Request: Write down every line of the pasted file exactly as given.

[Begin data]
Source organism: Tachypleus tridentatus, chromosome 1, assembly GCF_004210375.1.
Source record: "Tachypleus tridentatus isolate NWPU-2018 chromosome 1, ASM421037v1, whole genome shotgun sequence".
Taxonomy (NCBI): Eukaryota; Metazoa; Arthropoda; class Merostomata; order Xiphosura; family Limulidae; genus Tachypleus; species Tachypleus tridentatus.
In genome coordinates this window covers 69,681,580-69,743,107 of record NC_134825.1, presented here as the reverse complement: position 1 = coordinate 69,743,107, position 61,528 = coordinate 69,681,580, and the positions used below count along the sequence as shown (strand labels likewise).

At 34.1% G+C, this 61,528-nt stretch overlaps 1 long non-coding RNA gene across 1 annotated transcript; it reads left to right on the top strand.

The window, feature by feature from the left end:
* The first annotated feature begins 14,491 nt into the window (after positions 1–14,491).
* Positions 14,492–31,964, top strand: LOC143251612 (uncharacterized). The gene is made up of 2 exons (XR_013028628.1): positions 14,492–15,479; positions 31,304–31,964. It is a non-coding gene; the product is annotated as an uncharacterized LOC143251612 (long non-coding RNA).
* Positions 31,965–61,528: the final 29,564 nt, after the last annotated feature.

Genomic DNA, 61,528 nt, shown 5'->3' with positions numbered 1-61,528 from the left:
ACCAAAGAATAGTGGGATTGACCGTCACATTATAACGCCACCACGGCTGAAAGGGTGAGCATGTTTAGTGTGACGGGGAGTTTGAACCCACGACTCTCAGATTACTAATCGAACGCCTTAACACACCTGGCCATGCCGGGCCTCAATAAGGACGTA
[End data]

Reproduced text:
Source organism: Tachypleus tridentatus, chromosome 1, assembly GCF_004210375.1.
Source record: "Tachypleus tridentatus isolate NWPU-2018 chromosome 1, ASM421037v1, whole genome shotgun sequence".
Taxonomy (NCBI): Eukaryota; Metazoa; Arthropoda; class Merostomata; order Xiphosura; family Limulidae; genus Tachypleus; species Tachypleus tridentatus.
In genome coordinates this window covers 69,681,580-69,743,107 of record NC_134825.1, presented here as the reverse complement: position 1 = coordinate 69,743,107, position 61,528 = coordinate 69,681,580, and the positions used below count along the sequence as shown (strand labels likewise).

At 34.1% G+C, this 61,528-nt stretch overlaps 1 long non-coding RNA gene across 1 annotated transcript; it reads left to right on the top strand.

The window, feature by feature from the left end:
* The first annotated feature begins 14,491 nt into the window (after positions 1–14,491).
* Positions 14,492–31,964, top strand: LOC143251612 (uncharacterized). The gene is made up of 2 exons (XR_013028628.1): positions 14,492–15,479; positions 31,304–31,964. It is a non-coding gene; the product is annotated as an uncharacterized LOC143251612 (long non-coding RNA).
* Positions 31,965–61,528: the final 29,564 nt, after the last annotated feature.

Genomic DNA, 61,528 nt, shown 5'->3' with positions numbered 1-61,528 from the left:
ACCAAAGAATAGTGGGATTGACCGTCACATTATAACGCCACCACGGCTGAAAGGGTGAGCATGTTTAGTGTGACGGGGAGTTTGAACCCACGACTCTCAGATTACTAATCGAACGCCTTAACACACCTGGCCATGCCGGGCCTCAATAAGGACGTA